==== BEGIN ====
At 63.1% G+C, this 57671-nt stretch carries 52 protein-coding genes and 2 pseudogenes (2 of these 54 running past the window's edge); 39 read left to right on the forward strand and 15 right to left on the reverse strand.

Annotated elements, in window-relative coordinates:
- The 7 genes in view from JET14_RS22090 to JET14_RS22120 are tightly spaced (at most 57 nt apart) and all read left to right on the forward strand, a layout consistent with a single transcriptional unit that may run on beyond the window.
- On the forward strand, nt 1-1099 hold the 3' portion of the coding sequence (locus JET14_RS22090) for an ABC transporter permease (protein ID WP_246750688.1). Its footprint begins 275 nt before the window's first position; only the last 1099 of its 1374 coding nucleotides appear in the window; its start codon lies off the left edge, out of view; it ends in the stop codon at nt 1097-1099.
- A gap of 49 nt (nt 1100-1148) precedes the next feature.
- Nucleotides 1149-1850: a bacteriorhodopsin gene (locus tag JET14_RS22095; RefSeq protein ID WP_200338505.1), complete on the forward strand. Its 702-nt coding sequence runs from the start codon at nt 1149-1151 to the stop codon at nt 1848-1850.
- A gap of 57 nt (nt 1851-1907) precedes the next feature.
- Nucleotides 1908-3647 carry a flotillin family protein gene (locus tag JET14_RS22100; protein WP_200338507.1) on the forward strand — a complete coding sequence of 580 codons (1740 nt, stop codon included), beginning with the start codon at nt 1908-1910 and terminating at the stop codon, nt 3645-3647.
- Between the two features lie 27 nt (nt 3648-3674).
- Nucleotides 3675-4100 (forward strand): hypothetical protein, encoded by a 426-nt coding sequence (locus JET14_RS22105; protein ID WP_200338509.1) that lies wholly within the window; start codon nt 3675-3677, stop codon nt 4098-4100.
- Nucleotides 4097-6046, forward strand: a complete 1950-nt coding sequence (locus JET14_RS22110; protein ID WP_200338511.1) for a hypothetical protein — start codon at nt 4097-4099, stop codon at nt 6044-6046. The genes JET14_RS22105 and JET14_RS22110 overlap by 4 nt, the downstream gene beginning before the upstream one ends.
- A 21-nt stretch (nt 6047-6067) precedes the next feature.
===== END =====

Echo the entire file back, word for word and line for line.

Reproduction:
At 63.1% G+C, this 57671-nt stretch carries 52 protein-coding genes and 2 pseudogenes (2 of these 54 running past the window's edge); 39 read left to right on the forward strand and 15 right to left on the reverse strand.

Annotated elements, in window-relative coordinates:
- The 7 genes in view from JET14_RS22090 to JET14_RS22120 are tightly spaced (at most 57 nt apart) and all read left to right on the forward strand, a layout consistent with a single transcriptional unit that may run on beyond the window.
- On the forward strand, nt 1-1099 hold the 3' portion of the coding sequence (locus JET14_RS22090) for an ABC transporter permease (protein ID WP_246750688.1). Its footprint begins 275 nt before the window's first position; only the last 1099 of its 1374 coding nucleotides appear in the window; its start codon lies off the left edge, out of view; it ends in the stop codon at nt 1097-1099.
- A gap of 49 nt (nt 1100-1148) precedes the next feature.
- Nucleotides 1149-1850: a bacteriorhodopsin gene (locus tag JET14_RS22095; RefSeq protein ID WP_200338505.1), complete on the forward strand. Its 702-nt coding sequence runs from the start codon at nt 1149-1151 to the stop codon at nt 1848-1850.
- A gap of 57 nt (nt 1851-1907) precedes the next feature.
- Nucleotides 1908-3647 carry a flotillin family protein gene (locus tag JET14_RS22100; protein WP_200338507.1) on the forward strand — a complete coding sequence of 580 codons (1740 nt, stop codon included), beginning with the start codon at nt 1908-1910 and terminating at the stop codon, nt 3645-3647.
- Between the two features lie 27 nt (nt 3648-3674).
- Nucleotides 3675-4100 (forward strand): hypothetical protein, encoded by a 426-nt coding sequence (locus JET14_RS22105; protein ID WP_200338509.1) that lies wholly within the window; start codon nt 3675-3677, stop codon nt 4098-4100.
- Nucleotides 4097-6046, forward strand: a complete 1950-nt coding sequence (locus JET14_RS22110; protein ID WP_200338511.1) for a hypothetical protein — start codon at nt 4097-4099, stop codon at nt 6044-6046. The genes JET14_RS22105 and JET14_RS22110 overlap by 4 nt, the downstream gene beginning before the upstream one ends.
- A 21-nt stretch (nt 6047-6067) precedes the next feature.